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This year’s nominees for Best Documentary Short may focus on different subjects, but they all have one very important goal in mind: to make you cry until you very literally don’t have any more fluid left in your body. From stories about dying people, to holocaust survivors, to children living in the midst of war, these well-crafted true stories are guaranteed to make you feel feelings.

4.1 Miles,  directed by Daphne Matziaraki

Bleak and horrifying from beginning to end, 4.1 Miles gives us a glimpse into the life of the Greek Coast Guard as they pull Turkish refugees out of the water outside of the island of Lesbos. From morning until night, the coast guard comes to the aid of thousands of people as they attempt to escape war. Some don’t make the journey through the rough and freezing waters. The frantic, handheld camera work truly portrays the chaos both the refugees and coast guard is facing. As much as you want to look away when an infant gets flipped upside down so that the water will pour out of the baby’s throat, the camera is unwavering. There’s no central narrative, so it’s simply a harsh and honest look into the steps people must take to survive.

Extremis, directed by Dan Krauss

The Netflix produced Extremis is a drive by into the world of the ICU, where patients and families must choose whether or not they are going to cut life support. Some choose to have their loved ones hooked up to machines, while others prefer to say their goodbyes now. Regardless of the story being told, this will leave you thinking about your own parents and loved ones. Expertly edited, Extremis gives you a good heaping of both sides: there are the doctors who know a patient’s time is up, and the families who must deal with decision-making. It’s a film that highlights the quiet moments, from family members solemnly singing hymns to doctors whispering while making tough decisions. My keyboard is wet. I never want to watch this movie again.

Joe’s Violin, directed by Kahane Cooperman and Raphaela Neihausen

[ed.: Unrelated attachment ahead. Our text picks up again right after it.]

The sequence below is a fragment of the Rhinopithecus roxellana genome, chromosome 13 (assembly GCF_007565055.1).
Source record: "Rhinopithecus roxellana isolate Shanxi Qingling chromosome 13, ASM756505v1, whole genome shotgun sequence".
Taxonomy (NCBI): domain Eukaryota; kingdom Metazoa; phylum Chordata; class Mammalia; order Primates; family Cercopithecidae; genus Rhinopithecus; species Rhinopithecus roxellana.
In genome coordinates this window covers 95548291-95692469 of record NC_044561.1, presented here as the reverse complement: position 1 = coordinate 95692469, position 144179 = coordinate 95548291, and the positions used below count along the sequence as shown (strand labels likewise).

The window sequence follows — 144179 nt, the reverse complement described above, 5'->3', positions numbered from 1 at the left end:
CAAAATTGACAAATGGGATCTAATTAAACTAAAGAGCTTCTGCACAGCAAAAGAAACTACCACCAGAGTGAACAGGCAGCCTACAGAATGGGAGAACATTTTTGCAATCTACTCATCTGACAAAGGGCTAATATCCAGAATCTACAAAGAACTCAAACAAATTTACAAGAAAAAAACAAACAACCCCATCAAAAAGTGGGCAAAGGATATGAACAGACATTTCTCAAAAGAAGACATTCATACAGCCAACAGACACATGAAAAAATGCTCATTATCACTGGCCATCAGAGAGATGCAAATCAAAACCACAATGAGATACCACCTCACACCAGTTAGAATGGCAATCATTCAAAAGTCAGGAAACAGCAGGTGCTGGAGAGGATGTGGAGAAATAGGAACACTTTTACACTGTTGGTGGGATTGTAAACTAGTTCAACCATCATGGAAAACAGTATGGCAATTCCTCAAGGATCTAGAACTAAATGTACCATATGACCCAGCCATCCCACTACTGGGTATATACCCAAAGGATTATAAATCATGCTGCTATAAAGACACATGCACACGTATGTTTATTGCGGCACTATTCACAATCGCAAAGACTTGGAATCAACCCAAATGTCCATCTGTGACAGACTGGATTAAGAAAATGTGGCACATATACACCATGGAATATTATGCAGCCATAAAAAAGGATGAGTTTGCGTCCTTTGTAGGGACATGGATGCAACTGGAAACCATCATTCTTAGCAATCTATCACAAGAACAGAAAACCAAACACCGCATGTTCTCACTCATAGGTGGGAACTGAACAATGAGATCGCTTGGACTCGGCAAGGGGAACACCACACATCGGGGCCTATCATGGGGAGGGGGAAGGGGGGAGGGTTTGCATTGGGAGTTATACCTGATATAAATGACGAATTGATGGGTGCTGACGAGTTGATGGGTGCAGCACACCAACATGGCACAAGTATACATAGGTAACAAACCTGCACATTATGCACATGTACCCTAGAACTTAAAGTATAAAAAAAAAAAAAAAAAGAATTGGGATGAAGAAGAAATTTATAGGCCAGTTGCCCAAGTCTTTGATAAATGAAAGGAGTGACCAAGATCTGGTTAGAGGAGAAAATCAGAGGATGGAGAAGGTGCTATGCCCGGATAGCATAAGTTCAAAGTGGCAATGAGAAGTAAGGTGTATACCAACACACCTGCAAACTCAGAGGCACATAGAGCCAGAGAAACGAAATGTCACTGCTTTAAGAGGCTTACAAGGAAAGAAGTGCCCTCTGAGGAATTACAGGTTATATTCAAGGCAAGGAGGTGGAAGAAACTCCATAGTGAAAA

You know things are looking rough when a film about a holocaust survivor seems like a light family romp. This doc focuses on a New York City program that asked people to donate their old instruments to schools in order to spur children’s interest in music. Joe, a holocaust survivor who was sent to a Russian labor camp when he was 17, decides to donate the old violin he bought right after the war. A young girl from the Bronx is gifted the instrument and they get the chance to meet, as well as to talk about the power of music and perseverance. It’s incredibly touching. A good mix of history, culture, and care, Joe’s Violin is a delightful reminder that simplest things can change someone’s life.

The White Helmets, directed by Orlando von Einsiedel and Joanna Natasegara

This short follows the story of the White Helmets / Syrian Civil Defense, a volunteer group made up of citizens who carry out search and rescue operations. There are White Helmets in a lot of different areas of Syria, but this doc focuses on the group working in Aleppo to free people from bombed out buildings. It’s obviously an inspiring documentary; these selfless, wildly untrained people are putting their lives at risk every time they crawl into a collapsed building. Still, what truly stood out to me about The White Helmets was the brash honesty of the piece. The interviews are done in a brightly lit room, straight on, so the audience is forced to look each member of the White Helmets in the eye while they talk about the horrors of what’s going on in their country. Spliced with terrifying and all too real footage, if you didn’t care what was going on in Aleppo before, you’ll have no choice but to care after seeing this.

Watani: My Homeland, directed by Marcel Mettelsiefen and Stephen Ellis

We’re staying on the Syria train with Watani: My Homeland, a story about a family who flees from Syria to Germany after the father/husband is captured by ISIS. Out of all the Oscar nominated documentaries I’ve watched, this one is the most sprawling. Starting out in war-torn Syria and ending up in a quiet neighborhood in Germany, this short doc crams a ton of different feelings into 40 minutes. You get to see a family change from putting the revolution first (above themselves, above their children), to realizing they can no longer continue to live in fear and must leave. It’s heartbreaking to watch as the children leave everything they know and love behind, not knowing whether they’ll ever see their father again, but this short manages to balance that with the joy of their newfound freedom in Germany. They have a house, the kids go to school, they don’t have to worry about bombs on a regular basis. While the basis of the story is beyond sad, there is a glimmer of optimism that highlights their strength.


If the Oscars were based on what I feel in my heart, I would probably give it to Extremis. Any short that can elicit that much emotion in such a short amount of time is obviously doing something right, but to be honest, I was far more impressed with Watani: My Homeland. It’s a short that managed to pack the emotion of a feature length documentary, without sacrificing small moments of beauty.